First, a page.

Parallel to Mesa y Lopez, the pedestrian Ruiz de Alda has become a firm favourite as a lunch spot for Las Palmas locals.
It's always busy but most places have a free table even at peak times. As always, if you want a guaranteed spot, turn up early at 13.00 on the dot before the locals finish the morning shift and head out to lunch.
We've tried many of the restaurants and so far the general quality and value is good. Here are my top recomendations at the moment...
Mr Kale at the west end is always a good bet for poke bowls and wok dishes, especially if you get the 2-for-1 main course offer from its Facebook page.
Pinxe Tacos at the far west end of the street does a small but well-curated selection of tacos, sopes and nachos. Excellent for a light lunch at its outdoor tables but there isn't enough on the menu for a substantial meal.
For a big menu del dia with three courses, drink and coffee (12 euros) head to La Tasca de Lua about half way along the street. Modern Spanish food with sold Asian-inspired dishes depending on the day. The Thai beef rice I had last time I was here didn't look like much but was delicious.
If you just fancy a burger, the 200 Gramos half way down the street is always a solid option but remember to ask for yours "bien hecho" as the default way to serve burgers in Gran Canaria is pink inside.
Llevame al Huerto is the spot for vegetarian although the restaurant is actually more flexitarian with some seafood and dairy options.Everything is fresh, well-presented and tasty.
Tipping in Gran Canaria and all over the Canary Islands is straightforward and the rules are the same for locals and tourists.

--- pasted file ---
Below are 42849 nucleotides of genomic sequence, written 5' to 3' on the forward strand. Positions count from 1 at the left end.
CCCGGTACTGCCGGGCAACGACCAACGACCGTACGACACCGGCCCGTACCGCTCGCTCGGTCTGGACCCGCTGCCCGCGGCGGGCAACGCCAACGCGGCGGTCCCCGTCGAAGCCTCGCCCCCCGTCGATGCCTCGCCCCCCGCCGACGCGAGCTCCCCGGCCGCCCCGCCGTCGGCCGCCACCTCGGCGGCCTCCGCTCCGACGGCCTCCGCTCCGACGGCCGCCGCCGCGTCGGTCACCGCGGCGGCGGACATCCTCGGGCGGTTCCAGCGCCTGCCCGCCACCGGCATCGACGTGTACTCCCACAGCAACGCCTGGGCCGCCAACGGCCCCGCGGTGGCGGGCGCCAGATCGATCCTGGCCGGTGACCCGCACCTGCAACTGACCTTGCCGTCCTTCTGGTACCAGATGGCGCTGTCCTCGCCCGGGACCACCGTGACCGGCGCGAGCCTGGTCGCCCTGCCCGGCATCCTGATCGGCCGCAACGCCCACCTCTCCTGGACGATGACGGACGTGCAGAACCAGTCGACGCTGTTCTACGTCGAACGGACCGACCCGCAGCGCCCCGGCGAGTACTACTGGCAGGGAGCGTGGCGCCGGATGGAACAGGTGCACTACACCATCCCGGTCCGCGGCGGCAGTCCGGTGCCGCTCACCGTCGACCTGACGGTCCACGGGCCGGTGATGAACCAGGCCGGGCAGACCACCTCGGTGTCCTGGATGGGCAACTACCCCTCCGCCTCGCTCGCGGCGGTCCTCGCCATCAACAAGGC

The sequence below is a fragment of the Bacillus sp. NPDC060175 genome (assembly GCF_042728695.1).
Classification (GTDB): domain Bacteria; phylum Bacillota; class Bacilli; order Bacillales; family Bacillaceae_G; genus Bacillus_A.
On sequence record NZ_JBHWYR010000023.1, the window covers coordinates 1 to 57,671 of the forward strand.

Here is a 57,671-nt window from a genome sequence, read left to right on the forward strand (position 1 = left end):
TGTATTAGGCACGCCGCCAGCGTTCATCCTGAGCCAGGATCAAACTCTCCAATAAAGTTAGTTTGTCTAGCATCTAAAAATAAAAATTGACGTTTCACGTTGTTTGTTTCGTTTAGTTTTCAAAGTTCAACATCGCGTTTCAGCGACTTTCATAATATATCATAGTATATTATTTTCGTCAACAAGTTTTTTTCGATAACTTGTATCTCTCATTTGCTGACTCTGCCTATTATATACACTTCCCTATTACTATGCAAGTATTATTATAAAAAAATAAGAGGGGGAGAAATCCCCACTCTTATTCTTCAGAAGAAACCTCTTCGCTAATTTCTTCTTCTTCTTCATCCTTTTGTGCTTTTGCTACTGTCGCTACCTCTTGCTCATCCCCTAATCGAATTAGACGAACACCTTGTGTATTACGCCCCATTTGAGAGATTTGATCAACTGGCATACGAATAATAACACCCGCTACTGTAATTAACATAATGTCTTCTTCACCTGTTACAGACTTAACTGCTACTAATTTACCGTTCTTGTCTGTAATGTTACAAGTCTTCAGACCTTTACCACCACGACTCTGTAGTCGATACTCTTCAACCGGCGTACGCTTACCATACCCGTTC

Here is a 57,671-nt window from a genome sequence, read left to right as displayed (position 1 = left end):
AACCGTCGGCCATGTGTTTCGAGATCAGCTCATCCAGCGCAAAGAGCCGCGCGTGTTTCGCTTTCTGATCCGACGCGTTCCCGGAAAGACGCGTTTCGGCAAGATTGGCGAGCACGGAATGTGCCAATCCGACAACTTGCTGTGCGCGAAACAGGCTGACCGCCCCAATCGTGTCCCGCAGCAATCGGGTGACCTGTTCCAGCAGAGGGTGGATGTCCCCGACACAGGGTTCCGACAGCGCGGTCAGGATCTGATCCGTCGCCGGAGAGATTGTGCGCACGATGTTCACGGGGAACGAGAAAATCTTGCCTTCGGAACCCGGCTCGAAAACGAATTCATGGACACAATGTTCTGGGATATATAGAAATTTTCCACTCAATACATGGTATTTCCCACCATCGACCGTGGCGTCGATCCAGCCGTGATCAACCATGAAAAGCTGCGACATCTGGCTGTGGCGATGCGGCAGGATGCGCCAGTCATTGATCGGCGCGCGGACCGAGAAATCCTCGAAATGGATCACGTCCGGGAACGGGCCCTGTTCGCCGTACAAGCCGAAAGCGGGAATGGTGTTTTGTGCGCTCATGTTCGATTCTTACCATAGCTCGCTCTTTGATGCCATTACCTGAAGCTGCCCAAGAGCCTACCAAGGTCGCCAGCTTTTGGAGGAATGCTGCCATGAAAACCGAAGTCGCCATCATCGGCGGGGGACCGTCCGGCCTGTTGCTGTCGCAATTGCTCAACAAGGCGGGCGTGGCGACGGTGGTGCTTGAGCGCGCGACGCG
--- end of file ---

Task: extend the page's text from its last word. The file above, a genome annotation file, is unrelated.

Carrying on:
Most of the restaurants in Puerto Rico resort are in the colossal shopping centre but there are options by the marinas and the beach, and good spots for dinner tucked away amongst the apartments.
Santa Brigida in north Gran Canaria's used to be the British colony's summer retreat from the heat in Las Palmas. Now it's a wealthy hill town with a pretty church and a popular weekend market. If you're heading up to the cumbres from Las Palmas, stop at Santa Brigida for breakfast churros or lunch and wine (or beer).
Standard resort cuisine in Gran Canaria hasn’t changed much since the 1970s. Prawn cocktails comewithout an ironic wink and the banana split rules the dessert menu. Is this because restaurateurs and chefs are stuck in a time warp? No, it’s because they serve what you guys want, and what you guys want is retro comfort food and old favourites.
Gran Canaria's North Shore, sandwiched between the breakers and the banana plantations is riddled with authentic seafood restaurants. Ignore the roadside warehouse restaurants between Bañaderos and San Felipe and head for these tried-and-tested spots instead.
Puerto de las Nieves in the far north west of Gran Canaria caters to mobs of seafood-hungry Las Palmas locals at weekends. You won’t get a table at the beachfront restaurants after 13.30.
Visit during the week and Puerto de las Nieves reverts back to its natural, peaceful state. The odd carload of intrepid tourists that have driven from Las Palmas or along the West Coast road are often the only people on the terraces.
Puerto de las Nieves shuts up shop during the evenings. Most restaurants close but you’ll always find somewhere to knock out a plate of calamares.